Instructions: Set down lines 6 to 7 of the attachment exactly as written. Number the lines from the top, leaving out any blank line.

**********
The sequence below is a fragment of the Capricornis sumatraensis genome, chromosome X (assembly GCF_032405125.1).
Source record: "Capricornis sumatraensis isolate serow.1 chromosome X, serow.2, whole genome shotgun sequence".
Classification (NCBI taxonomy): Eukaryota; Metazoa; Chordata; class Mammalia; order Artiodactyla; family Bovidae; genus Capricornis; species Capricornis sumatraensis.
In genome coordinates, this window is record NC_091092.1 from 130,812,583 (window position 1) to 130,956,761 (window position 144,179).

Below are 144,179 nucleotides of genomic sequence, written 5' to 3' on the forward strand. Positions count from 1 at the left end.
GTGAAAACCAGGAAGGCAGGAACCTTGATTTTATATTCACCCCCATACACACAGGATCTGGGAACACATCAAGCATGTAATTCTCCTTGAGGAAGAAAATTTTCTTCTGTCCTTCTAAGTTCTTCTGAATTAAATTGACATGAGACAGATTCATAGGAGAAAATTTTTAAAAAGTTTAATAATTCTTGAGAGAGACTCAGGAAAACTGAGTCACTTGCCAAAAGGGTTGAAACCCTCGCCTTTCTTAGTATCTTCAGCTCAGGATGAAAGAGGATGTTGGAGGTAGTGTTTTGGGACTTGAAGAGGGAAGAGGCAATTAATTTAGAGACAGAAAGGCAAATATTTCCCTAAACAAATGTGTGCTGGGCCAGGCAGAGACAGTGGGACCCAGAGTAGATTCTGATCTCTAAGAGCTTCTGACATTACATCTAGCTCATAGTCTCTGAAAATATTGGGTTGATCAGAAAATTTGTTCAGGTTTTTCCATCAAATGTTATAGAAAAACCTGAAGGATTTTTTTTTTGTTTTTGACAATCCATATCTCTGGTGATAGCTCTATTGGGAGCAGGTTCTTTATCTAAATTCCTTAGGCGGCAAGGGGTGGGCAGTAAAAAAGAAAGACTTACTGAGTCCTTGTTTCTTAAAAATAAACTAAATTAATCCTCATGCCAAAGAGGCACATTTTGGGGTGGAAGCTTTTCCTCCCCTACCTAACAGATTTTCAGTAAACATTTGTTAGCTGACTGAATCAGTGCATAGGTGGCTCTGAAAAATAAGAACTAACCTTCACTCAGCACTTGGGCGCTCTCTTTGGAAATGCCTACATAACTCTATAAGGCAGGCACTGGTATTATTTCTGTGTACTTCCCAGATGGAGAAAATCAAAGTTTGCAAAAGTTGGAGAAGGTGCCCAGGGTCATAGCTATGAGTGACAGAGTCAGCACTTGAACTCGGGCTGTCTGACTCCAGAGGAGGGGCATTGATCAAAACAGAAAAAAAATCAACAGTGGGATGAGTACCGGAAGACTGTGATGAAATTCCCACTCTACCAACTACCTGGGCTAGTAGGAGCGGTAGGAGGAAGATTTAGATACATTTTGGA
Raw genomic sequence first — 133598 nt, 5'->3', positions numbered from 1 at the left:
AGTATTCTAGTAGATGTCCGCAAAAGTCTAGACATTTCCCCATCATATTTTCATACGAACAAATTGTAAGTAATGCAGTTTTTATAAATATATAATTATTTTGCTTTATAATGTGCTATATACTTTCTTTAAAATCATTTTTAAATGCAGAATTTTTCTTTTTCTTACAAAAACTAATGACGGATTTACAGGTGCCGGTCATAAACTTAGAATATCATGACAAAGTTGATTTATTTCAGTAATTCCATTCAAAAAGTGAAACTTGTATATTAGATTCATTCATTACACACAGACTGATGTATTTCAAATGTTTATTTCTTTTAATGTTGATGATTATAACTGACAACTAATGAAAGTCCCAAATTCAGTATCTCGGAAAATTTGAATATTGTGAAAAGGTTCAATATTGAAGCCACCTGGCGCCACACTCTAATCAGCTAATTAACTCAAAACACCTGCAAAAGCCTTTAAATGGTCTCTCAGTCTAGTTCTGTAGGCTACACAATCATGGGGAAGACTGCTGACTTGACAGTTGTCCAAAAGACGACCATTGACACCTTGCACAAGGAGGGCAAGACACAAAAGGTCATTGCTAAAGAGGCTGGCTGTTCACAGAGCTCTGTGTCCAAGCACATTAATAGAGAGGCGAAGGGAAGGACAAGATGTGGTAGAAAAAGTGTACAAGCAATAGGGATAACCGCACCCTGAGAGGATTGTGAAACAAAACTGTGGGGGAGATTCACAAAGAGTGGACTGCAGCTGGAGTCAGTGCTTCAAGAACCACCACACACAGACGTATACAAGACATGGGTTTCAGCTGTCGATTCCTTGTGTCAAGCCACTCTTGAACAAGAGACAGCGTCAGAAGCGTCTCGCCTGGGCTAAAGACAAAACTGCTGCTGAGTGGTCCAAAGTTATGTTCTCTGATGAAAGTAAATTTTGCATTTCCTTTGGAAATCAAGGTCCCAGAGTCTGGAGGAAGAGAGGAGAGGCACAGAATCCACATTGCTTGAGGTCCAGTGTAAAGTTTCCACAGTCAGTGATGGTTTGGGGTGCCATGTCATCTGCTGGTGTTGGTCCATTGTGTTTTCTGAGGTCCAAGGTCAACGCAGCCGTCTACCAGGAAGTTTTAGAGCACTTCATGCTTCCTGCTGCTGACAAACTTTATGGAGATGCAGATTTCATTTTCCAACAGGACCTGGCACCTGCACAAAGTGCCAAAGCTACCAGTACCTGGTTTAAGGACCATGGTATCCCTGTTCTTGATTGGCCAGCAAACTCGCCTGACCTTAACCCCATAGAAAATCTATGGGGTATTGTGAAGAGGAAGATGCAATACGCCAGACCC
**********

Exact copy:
GTGAAAACCAGGAAGGCAGGAACCTTGATTTTATATTCACCCCCATACACACAGGATCTGGGAACACATCAAGCATGTAATTCTCCTTGAGGAAGAAAATTTTCTTCTGTCCTTCTAAGTTCTTCTGAATTAAATTGACATGAGACAGATTCATAGGAGAAAATTTTTAAAAAGTTTAATAATTCTTGAGAGAGACTCAGGAAAACTGAGTCACTTGCCAAAAGGGTTGAAACCCTCGCCTTTCTTAGTATCTTCAGCTCAGGATGAAAGAGGATGTTGGAGGTAGTGTTTTGGGACTTGAAGAGGGAAGAGGCAATTAATTTAGAGACAGAAAGGCAAATATTTCCCTAAACAAATGTGTGCTGGGCCAGGCAGAGACAGTGGGACCCAGAGTAGATTCTGATCTCTAAGAGCTTCTGACATTACATCTAGCTCATAGTCTCTGAAAATATTGGGTTGATCAGAAAATTTGTTCAGGTTTTTCCATCAAATGTTATAGAAAAACCTGAAGGATTTTTTTTTTGTTTTTGACAATCCATATCTCTGGTGATAGCTCTATTGGGAGCAGGTTCTTTATCTAAATTCCTTAGGCGGCAAGGGGTGGGCAGTAAAAAAGAAAGACTTACTGAGTCCTTGTTTCTTAAAAATAAACTAAATTAATCCTCATGCCAAAGAGGCACATTTTGGGGTGGAAGCTTTTCCTCCCCTACCTAACAGATTTTCAGTAAACATTTGTTAGCTGACTGAATCAGTGCATAGGTGGCTCTGAAAAATAAGAACTAACCTTCACTCAGCACTTGGGCGCTCTCTTTGGAAATGCCTACATAACTCTATAAGGCAGGCACTGGTATTATTTCTGTGTACTTCCCAGATGGAGAAAATCAAAGTTTGCAAAAGTTGGAGAAGGTGCCCAGGGTCATAGCTATGAGTGACAGAGTCAGCACTTGAACTCGGGCTGTCTGACTCCAGAGGAGGGGCATTGATCAAAACAGAAAAAAAATCAACAGTGGGATGAGTACCGGAAGACTGTGATGAAATTCCCACTCTACCAACTACCTGGGCTAGTAGGAGCGGTAGGAGGAAGATTTAGATACATTTTGGA
Raw genomic sequence first — 133598 nt, 5'->3', positions numbered from 1 at the left: